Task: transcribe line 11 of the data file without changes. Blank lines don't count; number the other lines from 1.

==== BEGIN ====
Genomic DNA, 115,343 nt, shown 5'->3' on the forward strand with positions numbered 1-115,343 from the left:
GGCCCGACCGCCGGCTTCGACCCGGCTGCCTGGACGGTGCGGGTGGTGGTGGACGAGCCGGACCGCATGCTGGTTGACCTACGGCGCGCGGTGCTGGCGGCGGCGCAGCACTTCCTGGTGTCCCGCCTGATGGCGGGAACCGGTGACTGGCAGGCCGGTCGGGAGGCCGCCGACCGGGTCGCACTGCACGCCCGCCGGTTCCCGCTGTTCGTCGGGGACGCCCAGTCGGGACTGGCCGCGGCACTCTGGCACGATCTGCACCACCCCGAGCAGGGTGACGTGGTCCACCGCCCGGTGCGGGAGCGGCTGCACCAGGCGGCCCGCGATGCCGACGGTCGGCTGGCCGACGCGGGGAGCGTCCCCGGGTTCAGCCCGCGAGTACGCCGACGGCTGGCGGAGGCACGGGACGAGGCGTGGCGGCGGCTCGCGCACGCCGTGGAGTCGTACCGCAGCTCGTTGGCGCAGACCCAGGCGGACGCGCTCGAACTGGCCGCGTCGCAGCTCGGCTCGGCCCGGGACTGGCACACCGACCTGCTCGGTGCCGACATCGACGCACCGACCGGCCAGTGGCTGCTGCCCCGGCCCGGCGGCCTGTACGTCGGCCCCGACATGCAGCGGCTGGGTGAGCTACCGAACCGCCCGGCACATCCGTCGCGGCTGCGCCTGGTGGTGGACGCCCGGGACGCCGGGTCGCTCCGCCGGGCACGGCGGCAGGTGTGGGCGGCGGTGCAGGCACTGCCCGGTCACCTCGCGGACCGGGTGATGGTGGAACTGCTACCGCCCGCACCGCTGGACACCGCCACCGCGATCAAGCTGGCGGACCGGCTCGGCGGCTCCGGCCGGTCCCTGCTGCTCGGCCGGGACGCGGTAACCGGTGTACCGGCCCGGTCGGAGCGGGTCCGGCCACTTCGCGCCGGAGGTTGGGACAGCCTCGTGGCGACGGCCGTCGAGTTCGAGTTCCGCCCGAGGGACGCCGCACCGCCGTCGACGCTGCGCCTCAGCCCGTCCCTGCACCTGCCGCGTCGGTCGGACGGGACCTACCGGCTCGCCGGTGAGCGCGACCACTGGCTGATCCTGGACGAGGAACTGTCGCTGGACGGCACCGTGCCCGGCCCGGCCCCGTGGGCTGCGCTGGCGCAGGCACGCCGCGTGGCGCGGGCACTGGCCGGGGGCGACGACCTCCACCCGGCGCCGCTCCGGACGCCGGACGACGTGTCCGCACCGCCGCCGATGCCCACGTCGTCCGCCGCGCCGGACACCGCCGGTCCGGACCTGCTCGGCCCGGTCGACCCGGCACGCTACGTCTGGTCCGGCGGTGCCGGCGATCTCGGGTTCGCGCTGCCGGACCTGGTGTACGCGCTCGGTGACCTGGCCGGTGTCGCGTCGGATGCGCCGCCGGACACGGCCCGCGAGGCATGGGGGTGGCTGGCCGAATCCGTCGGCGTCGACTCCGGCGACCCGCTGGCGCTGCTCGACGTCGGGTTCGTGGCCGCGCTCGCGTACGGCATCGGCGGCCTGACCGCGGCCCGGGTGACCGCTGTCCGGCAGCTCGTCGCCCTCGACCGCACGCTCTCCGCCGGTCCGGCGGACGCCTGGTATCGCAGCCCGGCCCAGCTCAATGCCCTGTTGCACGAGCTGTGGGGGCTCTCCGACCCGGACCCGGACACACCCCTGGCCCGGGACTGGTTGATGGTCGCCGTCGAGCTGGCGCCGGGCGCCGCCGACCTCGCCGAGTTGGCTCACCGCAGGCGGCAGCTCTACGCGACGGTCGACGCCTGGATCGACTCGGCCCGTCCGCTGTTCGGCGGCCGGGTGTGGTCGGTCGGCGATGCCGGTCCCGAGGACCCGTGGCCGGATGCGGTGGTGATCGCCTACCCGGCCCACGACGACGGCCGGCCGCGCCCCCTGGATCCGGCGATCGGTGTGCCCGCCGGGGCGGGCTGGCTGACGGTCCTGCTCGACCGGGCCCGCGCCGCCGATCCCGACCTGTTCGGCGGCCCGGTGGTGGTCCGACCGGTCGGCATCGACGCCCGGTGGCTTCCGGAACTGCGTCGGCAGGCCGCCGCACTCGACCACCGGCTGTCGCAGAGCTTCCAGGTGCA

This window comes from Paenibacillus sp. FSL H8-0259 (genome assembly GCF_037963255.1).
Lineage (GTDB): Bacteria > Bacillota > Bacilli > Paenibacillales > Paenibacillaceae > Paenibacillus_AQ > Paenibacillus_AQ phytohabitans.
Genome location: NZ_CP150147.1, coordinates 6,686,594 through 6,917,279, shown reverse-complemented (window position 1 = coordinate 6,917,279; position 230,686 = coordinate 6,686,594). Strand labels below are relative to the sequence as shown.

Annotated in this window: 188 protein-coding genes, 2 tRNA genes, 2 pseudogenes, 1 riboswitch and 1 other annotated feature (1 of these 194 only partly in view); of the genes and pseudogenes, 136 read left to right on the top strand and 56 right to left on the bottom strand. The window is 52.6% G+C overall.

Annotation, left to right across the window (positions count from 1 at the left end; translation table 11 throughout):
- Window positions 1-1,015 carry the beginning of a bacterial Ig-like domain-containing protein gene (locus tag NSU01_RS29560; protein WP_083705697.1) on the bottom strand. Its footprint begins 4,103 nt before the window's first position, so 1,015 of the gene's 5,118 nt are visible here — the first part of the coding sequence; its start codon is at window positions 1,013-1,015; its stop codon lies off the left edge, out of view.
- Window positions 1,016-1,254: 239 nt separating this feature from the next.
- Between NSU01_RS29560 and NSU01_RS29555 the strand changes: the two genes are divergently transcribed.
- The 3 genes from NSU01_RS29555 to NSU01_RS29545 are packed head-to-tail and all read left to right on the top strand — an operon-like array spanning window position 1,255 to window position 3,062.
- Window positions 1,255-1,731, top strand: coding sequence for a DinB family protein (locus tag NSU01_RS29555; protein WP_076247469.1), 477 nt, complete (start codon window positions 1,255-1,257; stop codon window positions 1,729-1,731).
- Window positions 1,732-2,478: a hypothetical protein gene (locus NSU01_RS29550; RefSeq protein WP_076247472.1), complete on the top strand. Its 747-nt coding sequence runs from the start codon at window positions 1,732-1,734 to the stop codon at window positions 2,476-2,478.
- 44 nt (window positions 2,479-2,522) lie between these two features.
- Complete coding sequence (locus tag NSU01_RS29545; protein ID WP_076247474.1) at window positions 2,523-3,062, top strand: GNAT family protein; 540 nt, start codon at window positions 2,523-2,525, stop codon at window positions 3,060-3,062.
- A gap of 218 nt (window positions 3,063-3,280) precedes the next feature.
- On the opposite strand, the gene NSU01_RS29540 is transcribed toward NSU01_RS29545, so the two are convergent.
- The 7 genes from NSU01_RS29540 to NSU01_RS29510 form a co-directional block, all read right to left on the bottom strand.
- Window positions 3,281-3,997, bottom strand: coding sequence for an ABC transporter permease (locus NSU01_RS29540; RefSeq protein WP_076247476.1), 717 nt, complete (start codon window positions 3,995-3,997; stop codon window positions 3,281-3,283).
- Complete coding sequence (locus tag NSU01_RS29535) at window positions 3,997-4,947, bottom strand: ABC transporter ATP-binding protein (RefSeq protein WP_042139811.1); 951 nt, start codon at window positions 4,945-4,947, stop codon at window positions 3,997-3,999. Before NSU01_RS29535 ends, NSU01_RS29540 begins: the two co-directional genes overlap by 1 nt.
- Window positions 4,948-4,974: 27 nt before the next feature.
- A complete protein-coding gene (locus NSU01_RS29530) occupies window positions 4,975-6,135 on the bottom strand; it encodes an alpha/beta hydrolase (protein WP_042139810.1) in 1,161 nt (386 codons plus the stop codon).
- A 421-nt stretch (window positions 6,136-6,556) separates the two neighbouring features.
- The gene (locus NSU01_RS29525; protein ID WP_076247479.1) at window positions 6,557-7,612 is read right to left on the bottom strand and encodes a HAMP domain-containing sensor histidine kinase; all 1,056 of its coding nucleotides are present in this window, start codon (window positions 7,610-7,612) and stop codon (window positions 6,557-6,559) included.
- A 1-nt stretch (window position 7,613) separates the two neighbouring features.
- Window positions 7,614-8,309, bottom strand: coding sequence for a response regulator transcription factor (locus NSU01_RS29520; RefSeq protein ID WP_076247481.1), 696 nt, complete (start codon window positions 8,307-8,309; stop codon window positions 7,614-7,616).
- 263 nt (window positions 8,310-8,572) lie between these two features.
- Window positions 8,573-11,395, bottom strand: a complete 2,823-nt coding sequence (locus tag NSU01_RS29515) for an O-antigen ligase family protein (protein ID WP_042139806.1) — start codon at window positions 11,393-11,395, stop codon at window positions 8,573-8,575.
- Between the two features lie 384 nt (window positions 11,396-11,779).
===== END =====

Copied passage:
- The 3 genes from NSU01_RS29555 to NSU01_RS29545 are packed head-to-tail and all read left to right on the top strand — an operon-like array spanning window position 1,255 to window position 3,062.